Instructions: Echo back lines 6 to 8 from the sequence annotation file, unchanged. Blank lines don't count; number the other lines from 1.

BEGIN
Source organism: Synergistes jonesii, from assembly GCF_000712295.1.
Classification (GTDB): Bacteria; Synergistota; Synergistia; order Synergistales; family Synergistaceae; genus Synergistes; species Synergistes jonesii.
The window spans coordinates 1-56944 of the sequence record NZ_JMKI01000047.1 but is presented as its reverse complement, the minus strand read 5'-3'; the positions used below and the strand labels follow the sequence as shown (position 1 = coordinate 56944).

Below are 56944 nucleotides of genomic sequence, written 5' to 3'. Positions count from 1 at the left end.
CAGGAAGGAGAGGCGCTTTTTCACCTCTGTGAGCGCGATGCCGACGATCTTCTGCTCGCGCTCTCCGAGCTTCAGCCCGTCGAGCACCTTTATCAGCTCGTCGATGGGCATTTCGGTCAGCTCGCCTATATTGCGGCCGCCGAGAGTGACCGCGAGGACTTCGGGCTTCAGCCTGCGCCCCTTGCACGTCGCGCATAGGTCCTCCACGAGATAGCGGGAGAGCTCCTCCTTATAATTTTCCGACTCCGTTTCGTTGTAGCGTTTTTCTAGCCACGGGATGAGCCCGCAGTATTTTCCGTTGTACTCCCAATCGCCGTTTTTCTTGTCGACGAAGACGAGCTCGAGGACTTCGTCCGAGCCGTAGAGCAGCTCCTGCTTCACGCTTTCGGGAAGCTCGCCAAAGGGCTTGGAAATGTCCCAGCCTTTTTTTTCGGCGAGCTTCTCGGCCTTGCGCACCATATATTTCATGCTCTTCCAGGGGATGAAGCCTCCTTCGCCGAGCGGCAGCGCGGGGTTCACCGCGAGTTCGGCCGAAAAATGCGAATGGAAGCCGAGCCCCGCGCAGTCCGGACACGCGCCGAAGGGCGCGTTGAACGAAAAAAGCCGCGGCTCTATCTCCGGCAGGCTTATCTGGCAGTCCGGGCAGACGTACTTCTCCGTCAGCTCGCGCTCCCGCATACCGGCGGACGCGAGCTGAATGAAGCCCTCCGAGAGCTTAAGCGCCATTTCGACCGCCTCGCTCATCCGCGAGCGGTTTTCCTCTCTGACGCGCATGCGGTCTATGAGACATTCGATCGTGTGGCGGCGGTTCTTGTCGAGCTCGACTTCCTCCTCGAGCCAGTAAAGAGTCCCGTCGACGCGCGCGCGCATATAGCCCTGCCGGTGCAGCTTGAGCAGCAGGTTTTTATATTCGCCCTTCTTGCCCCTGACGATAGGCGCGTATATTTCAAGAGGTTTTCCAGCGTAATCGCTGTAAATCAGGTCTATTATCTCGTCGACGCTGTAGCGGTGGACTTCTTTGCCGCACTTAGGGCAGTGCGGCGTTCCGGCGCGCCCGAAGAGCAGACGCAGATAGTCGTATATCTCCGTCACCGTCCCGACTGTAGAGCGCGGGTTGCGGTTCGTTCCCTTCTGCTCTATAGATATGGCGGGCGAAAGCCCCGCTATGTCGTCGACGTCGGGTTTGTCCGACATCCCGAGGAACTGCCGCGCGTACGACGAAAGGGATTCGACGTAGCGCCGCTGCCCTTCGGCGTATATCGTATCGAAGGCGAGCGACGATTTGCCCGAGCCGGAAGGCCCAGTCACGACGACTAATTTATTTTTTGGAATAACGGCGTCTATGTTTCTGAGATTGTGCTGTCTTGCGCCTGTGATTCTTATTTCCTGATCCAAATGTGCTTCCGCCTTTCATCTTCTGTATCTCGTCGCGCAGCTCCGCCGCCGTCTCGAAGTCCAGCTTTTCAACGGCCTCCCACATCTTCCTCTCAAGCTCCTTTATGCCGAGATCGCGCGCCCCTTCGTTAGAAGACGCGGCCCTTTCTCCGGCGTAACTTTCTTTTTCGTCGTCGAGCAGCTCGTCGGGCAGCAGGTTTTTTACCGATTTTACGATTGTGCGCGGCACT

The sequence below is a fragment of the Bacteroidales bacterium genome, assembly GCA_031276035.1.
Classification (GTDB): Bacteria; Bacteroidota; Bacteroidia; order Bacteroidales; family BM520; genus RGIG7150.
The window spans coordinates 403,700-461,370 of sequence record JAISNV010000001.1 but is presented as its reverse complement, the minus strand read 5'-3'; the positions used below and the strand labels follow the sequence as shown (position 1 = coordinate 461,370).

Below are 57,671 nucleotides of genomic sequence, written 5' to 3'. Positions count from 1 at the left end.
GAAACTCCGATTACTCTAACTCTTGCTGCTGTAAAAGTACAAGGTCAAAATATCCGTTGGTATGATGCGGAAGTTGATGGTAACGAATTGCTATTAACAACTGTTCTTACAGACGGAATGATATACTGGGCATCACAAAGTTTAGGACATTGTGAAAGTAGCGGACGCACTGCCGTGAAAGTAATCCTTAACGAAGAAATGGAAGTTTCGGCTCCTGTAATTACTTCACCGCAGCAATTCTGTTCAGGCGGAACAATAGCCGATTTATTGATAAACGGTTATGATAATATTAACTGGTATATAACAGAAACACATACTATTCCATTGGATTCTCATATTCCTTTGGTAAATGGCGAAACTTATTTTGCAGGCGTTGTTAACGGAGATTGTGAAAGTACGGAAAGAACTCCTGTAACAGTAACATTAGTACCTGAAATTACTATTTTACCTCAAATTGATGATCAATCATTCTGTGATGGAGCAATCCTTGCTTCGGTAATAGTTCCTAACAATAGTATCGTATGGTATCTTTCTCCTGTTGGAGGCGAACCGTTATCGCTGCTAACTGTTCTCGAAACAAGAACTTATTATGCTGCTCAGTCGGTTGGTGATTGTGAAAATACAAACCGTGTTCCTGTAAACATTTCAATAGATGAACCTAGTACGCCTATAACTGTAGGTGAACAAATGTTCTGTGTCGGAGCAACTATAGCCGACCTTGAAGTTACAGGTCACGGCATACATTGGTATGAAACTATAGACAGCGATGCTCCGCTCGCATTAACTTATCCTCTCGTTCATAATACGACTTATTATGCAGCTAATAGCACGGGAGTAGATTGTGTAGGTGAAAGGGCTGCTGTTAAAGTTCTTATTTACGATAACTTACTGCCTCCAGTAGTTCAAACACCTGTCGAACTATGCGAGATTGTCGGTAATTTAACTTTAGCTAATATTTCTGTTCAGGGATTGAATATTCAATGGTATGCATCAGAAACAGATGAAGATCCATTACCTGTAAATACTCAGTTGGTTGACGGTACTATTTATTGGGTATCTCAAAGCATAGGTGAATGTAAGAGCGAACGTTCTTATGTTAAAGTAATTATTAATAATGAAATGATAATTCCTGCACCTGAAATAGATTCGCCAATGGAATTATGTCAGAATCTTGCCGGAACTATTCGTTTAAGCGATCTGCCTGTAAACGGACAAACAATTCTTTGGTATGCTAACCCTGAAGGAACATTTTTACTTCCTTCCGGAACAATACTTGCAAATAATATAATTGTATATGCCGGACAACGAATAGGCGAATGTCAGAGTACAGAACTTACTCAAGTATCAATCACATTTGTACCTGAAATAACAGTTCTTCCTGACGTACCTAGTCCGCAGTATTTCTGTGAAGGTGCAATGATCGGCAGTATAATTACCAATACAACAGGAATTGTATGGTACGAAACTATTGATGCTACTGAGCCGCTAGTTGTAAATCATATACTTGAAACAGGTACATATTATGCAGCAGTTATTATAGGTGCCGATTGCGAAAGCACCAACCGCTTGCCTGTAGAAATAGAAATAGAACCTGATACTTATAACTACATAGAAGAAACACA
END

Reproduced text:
The sequence below is a fragment of the Bacteroidales bacterium genome, assembly GCA_031276035.1.
Classification (GTDB): Bacteria; Bacteroidota; Bacteroidia; order Bacteroidales; family BM520; genus RGIG7150.
The window spans coordinates 403,700-461,370 of sequence record JAISNV010000001.1 but is presented as its reverse complement, the minus strand read 5'-3'; the positions used below and the strand labels follow the sequence as shown (position 1 = coordinate 461,370).